ATLANTA — He wasn’t permitted to stick around long enough to prevent Sunday’s 30-17 loss to the Falcons, getting the hook just shy of five minutes remaining in the second quarter.
But at age 45, Tom Brady did drag his team across the regular-season goal line and into the playoffs, where Tampa Bay hosts Dallas next weekend in an NFC wild-card game.
The NFL playoff format gives a boost to dark horses, underdogs and any other creature still stirring in the postseason.
At 8-9, the Bucs become one of only four teams to reach the playoffs with a losing record in a nonstrike season. Since becoming a starter in 2001, none of Brady’s previous teams had sunk below .500 this late in the year.
But if Brady is worried about that, he wasn’t letting it pierce his California cool following Sunday’s game.
He stepped to a podium in the interview room of Mercedes-Benz Stadium, adjusted his black TB12 cap, zipped up his tan jacket and gave the wry smile of someone who knows the ending hasn’t been written yet.
“I was part of teams that were really good (in the regular season) and didn’t make it very far (in the playoffs),” Brady said. “I’ve been with teams that were fighting really hard and made it a long way. So everything will be determined from what we do now going forward. Hopefully, we’ve learned a lot from what’s happened over the course of the season, and now we’ve just got to put our best foot out there — offensively, defensively, special teams.
“You can only win one game a week. The team that wins is the team that plays the best that day, not the team that had the best record or the home field. The team that plays the best that day is the team that advances.”
Brady played five series, going 13 of 17 passing for 84 yards, including an 8-yard touchdown pass to tight end Kyle Rudolph. Rudolph later left the game with a knee injury.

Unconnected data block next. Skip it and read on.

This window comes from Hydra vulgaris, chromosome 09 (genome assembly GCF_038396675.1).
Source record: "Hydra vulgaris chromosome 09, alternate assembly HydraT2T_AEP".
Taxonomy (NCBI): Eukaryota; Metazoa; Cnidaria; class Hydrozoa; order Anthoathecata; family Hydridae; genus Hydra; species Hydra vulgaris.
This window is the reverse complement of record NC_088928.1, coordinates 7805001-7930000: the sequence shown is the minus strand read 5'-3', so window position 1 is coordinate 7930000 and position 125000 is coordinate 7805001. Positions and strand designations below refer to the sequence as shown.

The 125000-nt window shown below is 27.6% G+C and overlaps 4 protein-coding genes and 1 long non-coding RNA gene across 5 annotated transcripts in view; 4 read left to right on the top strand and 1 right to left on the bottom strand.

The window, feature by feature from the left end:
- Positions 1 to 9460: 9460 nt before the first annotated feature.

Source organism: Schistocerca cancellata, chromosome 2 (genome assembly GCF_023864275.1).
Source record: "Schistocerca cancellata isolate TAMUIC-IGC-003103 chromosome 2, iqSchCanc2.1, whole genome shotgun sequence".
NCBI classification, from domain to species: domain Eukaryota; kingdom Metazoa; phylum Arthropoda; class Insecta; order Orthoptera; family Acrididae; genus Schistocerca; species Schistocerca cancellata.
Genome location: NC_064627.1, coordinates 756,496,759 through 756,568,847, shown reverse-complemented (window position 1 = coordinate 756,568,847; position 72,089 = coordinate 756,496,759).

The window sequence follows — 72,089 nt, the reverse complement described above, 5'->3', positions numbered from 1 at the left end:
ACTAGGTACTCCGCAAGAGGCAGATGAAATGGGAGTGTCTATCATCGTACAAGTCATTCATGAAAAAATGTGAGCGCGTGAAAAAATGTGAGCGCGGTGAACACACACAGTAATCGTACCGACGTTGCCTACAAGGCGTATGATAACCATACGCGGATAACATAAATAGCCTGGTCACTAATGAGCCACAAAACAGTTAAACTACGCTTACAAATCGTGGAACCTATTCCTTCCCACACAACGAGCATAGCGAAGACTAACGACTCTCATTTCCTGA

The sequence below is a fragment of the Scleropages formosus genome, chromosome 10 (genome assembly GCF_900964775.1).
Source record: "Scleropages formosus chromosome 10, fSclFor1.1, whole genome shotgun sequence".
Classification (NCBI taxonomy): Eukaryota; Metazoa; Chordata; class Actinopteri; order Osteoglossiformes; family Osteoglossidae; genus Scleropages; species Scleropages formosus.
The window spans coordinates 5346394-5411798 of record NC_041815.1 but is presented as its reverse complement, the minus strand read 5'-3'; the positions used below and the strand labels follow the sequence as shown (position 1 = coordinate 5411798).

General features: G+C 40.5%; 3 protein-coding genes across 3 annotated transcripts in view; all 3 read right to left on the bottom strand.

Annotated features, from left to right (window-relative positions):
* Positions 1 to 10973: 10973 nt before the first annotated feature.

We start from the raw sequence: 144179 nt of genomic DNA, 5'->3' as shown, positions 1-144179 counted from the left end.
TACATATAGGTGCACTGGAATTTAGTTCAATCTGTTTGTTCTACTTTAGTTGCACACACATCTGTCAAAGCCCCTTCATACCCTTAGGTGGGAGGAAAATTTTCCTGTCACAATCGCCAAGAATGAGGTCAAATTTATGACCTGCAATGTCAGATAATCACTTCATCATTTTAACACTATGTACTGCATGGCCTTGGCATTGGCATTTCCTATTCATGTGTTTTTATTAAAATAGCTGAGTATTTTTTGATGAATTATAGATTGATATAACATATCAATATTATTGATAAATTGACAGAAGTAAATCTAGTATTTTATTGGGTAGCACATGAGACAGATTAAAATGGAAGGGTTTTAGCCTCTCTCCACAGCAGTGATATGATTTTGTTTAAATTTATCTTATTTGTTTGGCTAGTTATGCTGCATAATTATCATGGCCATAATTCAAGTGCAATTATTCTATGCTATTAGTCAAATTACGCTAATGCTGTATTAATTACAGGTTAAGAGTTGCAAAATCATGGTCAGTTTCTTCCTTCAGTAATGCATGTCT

Brady was on the bench just before linebacker Devin White pounced on a fumble by Falcons rookie quarterback Desmond Ridder. The play set up quarterback Blaine Gabbert’s 3-yard touchdown pass to wide receiver Russell Gage to give the Bucs a 17-10 lead late in the first half.
With Brady gone and most of the starters out on defense, the Falcons scored 20 unanswered points in the second half, and that was that.
The Bucs also were running out of offensive linemen. Tackle Donovan Smith was inactive, and Tristan Wirfs didn’t play. When center Robert Hainsey left the game with a pulled hamstring, the Bucs had to move guard Nick Leverett to center.
Brady took a big hit from Falcons defensive tackle Grady Jarrett, who went unblocked on the play.
“I was trying to play as long as I could,” Brady said. “I really was. But we just had so many injuries and there were so many people going in and out. It’s tough.”
The Bucs have some momentum on offense heading into the playoffs. Brady passed for 432 yards and three touchdowns in a 30-24 win over the Panthers last weekend to clinch the NFC South title. On Sunday, they continued that rhythm, scoring a touchdown on their first possession for only the third time this season.
“Everybody understands what we were doing coming in here for this ballgame,” coach Todd Bowles said. “So the momentum we had, it’s a clean-slate season. The momentum was to keep playing. I think if you rest them and don’t play them at all, I think you lose the momentum. But we still have that competitiveness and eagerness to go once the game starts. I thought we started fast on both sides of the football, and that was important.”
Bowles, however, was disappointed in his young players on defense, who allowed Ridder (19-of-30) to escape the pocket and pass for 224 yards and a pair of touchdowns. The Bucs also gave up 174 rushing yards.
“We should’ve been able to preserve the lead and try to win the ballgame,” Bowles said. “We got beat on fundamental stuff with some of the younger guys, and we’ve got to go back to the drawing board with those guys.”
But the Bucs are playoff tested. Many of their players won Super Bowl 55 and last year made it to the NFC division game before losing to the Rams. They’re 5-1 in the playoffs over the past two years.
“We like being doubted, counted out,” White said. “Because that don’t matter. All that matters is the people in the room.”
The biggest thing the Bucs have going for them is Brady, who arguably had the most challenging season of his career on and off the field. He still managed to carve out more history, breaking his NFL season completion record with 490 this season.
The postseason has always belonged to Brady, no matter the obstacles.
Before leaving Sunday, Brady was asked what it felt like to lead a team to the playoffs at age 45.
“It’s pretty good at 25, too,” said Brady, smiling. “Twenty-five, 35, 45, it’s pretty good to be in the playoffs.”
Contact Rick Stroud at firstname.lastname@example.org. Follow @NFLSTROUD.
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